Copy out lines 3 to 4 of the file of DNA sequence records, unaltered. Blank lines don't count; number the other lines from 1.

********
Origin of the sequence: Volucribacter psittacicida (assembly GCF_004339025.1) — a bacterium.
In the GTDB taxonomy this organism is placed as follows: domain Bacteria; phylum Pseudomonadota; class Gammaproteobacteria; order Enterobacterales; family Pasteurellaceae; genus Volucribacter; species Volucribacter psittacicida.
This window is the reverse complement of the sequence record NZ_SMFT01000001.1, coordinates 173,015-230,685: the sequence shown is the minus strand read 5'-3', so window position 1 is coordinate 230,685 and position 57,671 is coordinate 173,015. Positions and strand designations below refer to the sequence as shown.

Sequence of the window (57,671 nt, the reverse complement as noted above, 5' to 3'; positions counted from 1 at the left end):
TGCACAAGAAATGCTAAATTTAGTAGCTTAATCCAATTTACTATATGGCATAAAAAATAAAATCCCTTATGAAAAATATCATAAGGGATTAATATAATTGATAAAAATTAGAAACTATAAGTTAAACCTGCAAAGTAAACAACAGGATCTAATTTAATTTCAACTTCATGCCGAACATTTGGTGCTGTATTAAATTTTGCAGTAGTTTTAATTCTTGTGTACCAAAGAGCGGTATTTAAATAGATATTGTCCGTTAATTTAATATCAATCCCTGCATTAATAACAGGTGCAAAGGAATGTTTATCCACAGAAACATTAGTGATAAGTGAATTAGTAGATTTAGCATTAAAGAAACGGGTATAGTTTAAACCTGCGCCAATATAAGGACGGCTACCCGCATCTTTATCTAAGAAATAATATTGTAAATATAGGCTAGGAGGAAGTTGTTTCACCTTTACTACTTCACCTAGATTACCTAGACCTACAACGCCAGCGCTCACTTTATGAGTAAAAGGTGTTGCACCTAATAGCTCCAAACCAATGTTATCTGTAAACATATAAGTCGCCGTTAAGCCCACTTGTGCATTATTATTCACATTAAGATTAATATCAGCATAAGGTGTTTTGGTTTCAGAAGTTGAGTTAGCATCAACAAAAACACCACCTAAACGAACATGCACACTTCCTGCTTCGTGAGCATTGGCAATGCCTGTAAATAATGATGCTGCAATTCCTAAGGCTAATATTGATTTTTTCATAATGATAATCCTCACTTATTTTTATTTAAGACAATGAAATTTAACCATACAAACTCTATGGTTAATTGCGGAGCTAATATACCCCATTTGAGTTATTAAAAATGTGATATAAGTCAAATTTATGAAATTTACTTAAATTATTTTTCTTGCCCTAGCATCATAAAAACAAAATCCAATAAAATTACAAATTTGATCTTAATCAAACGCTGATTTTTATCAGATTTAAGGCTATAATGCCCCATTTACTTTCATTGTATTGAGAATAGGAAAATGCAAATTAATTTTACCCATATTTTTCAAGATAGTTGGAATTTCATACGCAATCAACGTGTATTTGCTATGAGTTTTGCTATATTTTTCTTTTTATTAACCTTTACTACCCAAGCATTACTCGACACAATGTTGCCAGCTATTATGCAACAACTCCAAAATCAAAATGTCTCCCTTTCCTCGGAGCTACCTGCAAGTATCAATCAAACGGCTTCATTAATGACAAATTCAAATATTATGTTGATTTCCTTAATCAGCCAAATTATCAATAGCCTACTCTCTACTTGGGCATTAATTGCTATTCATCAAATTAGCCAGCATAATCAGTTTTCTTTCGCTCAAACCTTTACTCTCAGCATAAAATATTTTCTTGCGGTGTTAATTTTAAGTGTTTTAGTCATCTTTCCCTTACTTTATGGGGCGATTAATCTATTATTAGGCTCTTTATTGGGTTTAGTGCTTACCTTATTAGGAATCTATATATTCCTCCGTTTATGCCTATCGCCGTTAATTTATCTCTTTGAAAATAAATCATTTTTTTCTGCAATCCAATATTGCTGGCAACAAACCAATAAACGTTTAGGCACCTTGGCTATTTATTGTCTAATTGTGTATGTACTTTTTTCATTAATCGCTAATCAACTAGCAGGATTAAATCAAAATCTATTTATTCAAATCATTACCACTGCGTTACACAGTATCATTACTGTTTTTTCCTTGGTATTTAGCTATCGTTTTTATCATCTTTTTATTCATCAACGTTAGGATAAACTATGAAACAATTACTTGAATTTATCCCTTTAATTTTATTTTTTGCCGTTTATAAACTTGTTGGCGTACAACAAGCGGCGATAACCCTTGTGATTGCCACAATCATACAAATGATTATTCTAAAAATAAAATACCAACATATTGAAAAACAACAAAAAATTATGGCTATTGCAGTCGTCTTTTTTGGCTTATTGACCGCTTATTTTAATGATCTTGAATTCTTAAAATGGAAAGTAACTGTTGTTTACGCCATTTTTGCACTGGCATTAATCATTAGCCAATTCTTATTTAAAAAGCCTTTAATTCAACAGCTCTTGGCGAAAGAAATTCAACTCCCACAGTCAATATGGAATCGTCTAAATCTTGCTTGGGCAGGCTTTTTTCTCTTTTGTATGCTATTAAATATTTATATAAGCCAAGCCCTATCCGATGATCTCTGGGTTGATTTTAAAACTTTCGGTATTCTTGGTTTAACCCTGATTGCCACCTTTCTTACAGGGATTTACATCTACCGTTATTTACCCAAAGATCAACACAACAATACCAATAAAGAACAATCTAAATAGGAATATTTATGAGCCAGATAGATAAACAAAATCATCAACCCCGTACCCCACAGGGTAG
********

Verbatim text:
This window is the reverse complement of the sequence record NZ_SMFT01000001.1, coordinates 173,015-230,685: the sequence shown is the minus strand read 5'-3', so window position 1 is coordinate 230,685 and position 57,671 is coordinate 173,015. Positions and strand designations below refer to the sequence as shown.

Sequence of the window (57,671 nt, the reverse complement as noted above, 5' to 3'; positions counted from 1 at the left end):